Life’s wonderful contradictions aside, it is nevertheless a very exciting time to be a Juventino. Increased strength, increased competition, and increased exposure on a global scale — things are seriously on the uptick.
Time to hold the domestic fort, take another run at Europe and dazzle the neutrals!
Giaccherini All Set for Sunderland
Talk about taking one for the team.
For two seasons, he’s selflessly put himself at the disposal of club and country. Now, it looks like Emanuele Giaccherini is making one last sacrifice for Antonio Conte and Juventus.
Several Italian media outlets are reporting that Giacch is on his way to EPL side Sunderland in order to raise more funds for the rest of Juve’s mercato. A favorite of Antonio Conte, who is by all accounts parting with him very reluctantly, Giaccherini’s exit looks to be a case of Juve receiving an offer too good to pass up.
From Football Italia:
Italian media claim Juventus midfielder Emanuele Giaccherini has accepted a transfer to Sunderland worth €8m (£6.9m). The versatile figure will put pen to paper on a four-year contract worth €2m per season (£1.7m).
Negotiations have been going on for over a week and Coach Antonio Conte finally agreed to release the player this evening. According to Sky Sport Italia a deal has been struck with the all-clear from Sunderland, Juventus and Giaccherini himself.
This sale has effectively paid for the arrival of Carlos Tevez from Manchester City for €9m plus bonuses.
When compiling Conte’s press conference quotes (see previous item), Juventus.com purposefully generalized the coach’s feelings on departing players, probably for the sake of club unity. Here it is again:
When you’re bringing in players like Tévez, for nine million euros, in these times of financial crisis, you need to balance that by bringing in nine million from elsewhere, so it’s inevitable there will be some sad departures. I’m got a strong bond with all the lads I’ve worked with over the past two years. They’ve shown me great commitment.
So far, so vague, although for anyone in the know (or any fan of mercato cause-and-effect), the identity of the “departing player” in question was obvious. But in case anyone missed the reference, Conte addressed Giacch specifically elsewhere:
Giaccherini was valued, they offered him an important contract. I’m happy for him but unhappy for me.
I’m not happy with the sale of Giaccherini but in times of crisis when you buy must also make sacrifices.
Now, despite Football Italia’s rationale that Giaccherini’s sale covers Tevez’s transfer, the media claim that Juve are set to reinvest the money in either Man City full-back Aleksandar Kolarov or Bologna’s Alessandro Diamanti. It is thought that Kolarov’s price will be an identical €8 million, while Bologna are asking €10 million for Diamanti, or a bit less if full rights for co-owned Fredrik Sorensen are thrown into the deal.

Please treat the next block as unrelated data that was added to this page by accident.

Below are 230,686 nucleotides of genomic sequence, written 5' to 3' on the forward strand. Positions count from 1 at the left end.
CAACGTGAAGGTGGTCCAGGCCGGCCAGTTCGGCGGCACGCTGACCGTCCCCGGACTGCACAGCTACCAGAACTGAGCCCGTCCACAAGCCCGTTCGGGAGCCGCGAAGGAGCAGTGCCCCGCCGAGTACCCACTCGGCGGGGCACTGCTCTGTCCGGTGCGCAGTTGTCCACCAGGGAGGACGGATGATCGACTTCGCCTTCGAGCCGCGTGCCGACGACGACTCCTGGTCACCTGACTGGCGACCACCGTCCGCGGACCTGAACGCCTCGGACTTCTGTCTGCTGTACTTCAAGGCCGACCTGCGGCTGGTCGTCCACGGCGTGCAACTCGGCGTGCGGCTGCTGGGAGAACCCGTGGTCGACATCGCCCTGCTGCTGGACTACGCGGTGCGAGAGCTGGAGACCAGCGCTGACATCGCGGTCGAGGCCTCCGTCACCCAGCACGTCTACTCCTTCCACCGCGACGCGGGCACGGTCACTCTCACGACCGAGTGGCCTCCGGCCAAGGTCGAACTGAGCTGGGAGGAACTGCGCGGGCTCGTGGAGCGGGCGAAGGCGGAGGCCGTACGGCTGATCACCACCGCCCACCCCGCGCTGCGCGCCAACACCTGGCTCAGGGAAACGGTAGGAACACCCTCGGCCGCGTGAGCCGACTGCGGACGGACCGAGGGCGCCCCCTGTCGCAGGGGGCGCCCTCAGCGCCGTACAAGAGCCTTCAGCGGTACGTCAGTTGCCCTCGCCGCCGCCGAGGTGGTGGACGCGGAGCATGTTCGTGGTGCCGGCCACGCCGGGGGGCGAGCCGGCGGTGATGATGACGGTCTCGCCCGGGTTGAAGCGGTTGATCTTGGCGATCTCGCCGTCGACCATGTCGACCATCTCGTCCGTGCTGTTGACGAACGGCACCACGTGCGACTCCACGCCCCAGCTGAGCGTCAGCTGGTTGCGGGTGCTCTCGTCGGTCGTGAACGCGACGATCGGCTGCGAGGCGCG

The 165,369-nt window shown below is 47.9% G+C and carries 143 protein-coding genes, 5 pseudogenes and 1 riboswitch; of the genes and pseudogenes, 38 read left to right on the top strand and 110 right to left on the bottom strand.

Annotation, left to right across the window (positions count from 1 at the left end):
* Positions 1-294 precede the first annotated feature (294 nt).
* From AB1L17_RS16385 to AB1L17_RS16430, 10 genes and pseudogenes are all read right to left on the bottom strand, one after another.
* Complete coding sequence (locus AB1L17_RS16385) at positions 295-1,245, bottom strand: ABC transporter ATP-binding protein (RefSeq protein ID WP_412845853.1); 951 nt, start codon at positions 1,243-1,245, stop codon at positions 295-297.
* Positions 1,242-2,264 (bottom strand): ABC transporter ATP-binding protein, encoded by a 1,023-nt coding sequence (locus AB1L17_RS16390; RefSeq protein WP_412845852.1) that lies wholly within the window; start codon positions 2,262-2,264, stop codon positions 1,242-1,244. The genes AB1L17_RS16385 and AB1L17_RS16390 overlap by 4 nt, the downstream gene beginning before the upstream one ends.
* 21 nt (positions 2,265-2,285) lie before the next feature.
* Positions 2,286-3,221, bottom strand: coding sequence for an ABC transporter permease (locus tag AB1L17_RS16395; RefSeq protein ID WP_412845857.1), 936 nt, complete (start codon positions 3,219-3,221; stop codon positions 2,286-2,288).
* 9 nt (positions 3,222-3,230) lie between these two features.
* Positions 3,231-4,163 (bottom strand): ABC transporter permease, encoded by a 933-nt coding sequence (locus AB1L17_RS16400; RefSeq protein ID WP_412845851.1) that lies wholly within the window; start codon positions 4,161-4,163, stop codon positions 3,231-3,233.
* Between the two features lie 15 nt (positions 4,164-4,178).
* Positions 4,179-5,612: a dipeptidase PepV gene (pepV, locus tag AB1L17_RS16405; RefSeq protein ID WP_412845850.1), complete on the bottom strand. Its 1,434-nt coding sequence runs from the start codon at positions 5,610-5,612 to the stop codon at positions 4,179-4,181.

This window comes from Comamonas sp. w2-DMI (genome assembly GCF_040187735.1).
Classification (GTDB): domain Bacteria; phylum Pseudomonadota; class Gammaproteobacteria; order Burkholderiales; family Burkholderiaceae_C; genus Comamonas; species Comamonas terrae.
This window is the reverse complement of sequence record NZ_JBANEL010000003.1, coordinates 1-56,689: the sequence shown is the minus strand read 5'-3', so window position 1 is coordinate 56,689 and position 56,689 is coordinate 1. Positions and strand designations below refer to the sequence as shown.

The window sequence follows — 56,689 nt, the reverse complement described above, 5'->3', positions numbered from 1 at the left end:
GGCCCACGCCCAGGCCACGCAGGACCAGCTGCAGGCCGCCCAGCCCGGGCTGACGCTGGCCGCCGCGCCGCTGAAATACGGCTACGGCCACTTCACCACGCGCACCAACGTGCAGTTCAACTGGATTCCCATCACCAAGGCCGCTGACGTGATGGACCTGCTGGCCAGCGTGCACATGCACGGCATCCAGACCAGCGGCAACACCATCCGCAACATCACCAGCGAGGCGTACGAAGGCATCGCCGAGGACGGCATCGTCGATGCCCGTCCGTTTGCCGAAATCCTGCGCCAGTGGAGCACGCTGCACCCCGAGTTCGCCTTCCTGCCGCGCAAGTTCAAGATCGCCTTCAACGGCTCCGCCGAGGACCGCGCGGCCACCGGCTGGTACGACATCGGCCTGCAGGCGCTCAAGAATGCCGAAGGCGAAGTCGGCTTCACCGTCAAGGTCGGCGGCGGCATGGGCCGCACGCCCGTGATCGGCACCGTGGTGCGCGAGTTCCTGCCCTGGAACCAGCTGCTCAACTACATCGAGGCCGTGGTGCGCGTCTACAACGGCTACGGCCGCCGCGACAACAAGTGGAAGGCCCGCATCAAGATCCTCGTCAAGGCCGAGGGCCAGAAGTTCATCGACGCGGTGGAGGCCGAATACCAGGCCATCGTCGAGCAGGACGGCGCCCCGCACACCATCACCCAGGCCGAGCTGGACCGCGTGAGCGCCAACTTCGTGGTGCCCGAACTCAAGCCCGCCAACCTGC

Sad as it is to see him go, the sale of Giaccherini is a bit of a no-brainer. It’s difficult to think his price will ever be higher than it is right now, owing to his anomalously impressive Confederations Cup (when compared with his work for Juve — if he featured for Conte, he starred for Prandelli).
Still, I know I’m going to miss the work ethic, the sheer sacrifice and versatility — not to mention the occasional polite-but-angry goal celebration. But rest assured (for those of you who follow this column and its well-worn in-joke), Emanuele will still be designing graphics for this site.
So long, Giacch! We hardly knew ye!
A new season begins, and transfer speculation continues. Here’s the best of the rest from the outer limits of the Ju-niverse.
- Reports suggest Torino have successfully bought out Genoa for the other, non-Juve half of Ciro Immobile, and will thus have him in their ranks this season. Said a spokesperson for Genoa: “It’s really too bad. We were looking forward to wasting more of Ciro’s potential.”
- Carlos Tevez had his very first Juventus practice yesterday, after spending Wednesday filling out the necessary paperwork, which included signing an official Fact Acknowledgement Testimonial (FAT) Statement: “If Juventus says I’m overweight, than I am, and I should work out more.”